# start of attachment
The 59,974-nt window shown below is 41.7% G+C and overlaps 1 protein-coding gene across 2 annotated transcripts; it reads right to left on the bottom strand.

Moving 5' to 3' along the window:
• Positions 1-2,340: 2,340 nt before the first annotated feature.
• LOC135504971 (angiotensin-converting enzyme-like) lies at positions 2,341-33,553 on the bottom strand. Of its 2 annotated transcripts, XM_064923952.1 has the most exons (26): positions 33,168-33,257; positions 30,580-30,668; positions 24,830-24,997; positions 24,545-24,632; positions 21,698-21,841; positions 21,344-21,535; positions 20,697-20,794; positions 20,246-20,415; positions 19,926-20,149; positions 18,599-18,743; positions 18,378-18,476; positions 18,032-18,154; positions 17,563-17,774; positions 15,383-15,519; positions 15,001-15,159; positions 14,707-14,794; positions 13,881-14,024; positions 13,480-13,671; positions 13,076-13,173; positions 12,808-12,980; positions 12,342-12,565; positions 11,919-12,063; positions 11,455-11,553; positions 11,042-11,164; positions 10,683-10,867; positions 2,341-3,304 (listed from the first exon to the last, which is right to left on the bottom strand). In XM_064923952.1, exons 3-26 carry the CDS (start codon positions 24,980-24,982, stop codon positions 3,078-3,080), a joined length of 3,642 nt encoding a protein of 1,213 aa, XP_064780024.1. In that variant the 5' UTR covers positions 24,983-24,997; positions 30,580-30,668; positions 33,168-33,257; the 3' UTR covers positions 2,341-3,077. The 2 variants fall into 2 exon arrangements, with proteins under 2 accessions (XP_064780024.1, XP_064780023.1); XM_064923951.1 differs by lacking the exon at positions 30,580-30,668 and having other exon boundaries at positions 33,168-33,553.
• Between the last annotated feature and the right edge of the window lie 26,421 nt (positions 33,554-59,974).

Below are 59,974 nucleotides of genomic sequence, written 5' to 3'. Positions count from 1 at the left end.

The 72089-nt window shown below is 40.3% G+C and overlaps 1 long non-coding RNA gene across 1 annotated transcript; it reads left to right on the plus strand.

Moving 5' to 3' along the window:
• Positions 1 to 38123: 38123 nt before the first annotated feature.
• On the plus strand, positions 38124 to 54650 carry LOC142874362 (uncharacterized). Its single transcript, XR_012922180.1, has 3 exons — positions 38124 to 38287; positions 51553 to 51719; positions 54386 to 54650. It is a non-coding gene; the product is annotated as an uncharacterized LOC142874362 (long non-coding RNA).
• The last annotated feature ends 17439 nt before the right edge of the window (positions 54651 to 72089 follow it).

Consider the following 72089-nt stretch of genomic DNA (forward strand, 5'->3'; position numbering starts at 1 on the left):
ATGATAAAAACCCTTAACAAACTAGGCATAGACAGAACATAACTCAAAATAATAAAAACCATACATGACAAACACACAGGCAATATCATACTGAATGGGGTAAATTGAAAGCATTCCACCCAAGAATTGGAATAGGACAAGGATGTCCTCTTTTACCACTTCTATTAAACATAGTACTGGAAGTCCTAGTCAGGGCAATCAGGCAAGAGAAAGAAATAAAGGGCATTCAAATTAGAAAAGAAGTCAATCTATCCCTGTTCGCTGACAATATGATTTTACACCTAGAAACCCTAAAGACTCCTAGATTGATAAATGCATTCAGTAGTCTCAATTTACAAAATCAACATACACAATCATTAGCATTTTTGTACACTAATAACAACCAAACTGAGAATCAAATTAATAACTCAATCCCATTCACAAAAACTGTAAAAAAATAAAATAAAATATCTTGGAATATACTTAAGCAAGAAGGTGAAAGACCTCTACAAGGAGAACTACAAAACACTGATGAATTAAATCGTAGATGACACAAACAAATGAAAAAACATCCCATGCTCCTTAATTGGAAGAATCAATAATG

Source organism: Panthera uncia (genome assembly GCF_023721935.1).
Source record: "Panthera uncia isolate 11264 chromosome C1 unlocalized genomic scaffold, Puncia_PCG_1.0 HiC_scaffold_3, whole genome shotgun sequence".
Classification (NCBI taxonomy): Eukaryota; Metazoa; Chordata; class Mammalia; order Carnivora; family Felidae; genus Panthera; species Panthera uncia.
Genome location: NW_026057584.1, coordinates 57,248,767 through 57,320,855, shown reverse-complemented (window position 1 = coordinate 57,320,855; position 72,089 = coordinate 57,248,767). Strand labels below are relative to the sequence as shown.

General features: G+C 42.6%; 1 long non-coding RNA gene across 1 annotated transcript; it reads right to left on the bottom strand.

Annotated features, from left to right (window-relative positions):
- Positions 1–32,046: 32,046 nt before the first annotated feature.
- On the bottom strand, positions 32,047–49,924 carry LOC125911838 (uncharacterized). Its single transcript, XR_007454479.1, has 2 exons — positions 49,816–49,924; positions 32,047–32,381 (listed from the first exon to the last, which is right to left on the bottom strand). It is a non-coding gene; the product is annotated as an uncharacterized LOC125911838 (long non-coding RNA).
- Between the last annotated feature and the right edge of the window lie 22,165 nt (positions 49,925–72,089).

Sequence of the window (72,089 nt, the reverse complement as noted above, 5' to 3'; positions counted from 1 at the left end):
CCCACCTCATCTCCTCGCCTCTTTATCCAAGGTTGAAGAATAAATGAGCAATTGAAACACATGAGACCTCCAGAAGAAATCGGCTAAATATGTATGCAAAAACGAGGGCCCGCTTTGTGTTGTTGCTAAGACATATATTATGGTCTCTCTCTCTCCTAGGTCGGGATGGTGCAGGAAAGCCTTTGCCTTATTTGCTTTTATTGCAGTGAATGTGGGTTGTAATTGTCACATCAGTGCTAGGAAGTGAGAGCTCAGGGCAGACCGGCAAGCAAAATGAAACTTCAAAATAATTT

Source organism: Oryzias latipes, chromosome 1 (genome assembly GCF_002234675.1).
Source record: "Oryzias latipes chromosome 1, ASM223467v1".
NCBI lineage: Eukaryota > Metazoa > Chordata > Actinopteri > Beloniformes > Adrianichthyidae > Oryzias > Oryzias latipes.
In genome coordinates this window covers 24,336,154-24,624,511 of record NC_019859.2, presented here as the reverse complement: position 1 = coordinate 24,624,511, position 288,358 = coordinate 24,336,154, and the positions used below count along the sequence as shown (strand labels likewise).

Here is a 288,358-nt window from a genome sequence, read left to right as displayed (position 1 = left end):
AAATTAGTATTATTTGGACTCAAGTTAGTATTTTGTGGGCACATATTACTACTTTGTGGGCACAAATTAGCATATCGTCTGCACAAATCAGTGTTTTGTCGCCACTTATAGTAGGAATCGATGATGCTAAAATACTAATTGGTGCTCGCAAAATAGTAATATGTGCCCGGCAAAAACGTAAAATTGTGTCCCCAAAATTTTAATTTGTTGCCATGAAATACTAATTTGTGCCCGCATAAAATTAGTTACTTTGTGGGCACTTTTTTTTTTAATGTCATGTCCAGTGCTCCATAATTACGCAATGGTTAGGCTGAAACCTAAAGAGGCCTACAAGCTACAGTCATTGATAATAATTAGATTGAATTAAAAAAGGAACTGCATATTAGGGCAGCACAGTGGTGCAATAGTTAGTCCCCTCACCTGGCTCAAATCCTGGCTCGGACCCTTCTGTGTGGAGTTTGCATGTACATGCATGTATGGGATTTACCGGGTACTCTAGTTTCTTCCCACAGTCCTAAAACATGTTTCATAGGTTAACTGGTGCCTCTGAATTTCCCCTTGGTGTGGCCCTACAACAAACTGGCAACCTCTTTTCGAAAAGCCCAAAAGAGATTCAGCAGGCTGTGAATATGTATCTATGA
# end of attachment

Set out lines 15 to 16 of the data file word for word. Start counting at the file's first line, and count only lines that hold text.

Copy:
Source record: "Panthera uncia isolate 11264 chromosome C1 unlocalized genomic scaffold, Puncia_PCG_1.0 HiC_scaffold_3, whole genome shotgun sequence".
Classification (NCBI taxonomy): Eukaryota; Metazoa; Chordata; class Mammalia; order Carnivora; family Felidae; genus Panthera; species Panthera uncia.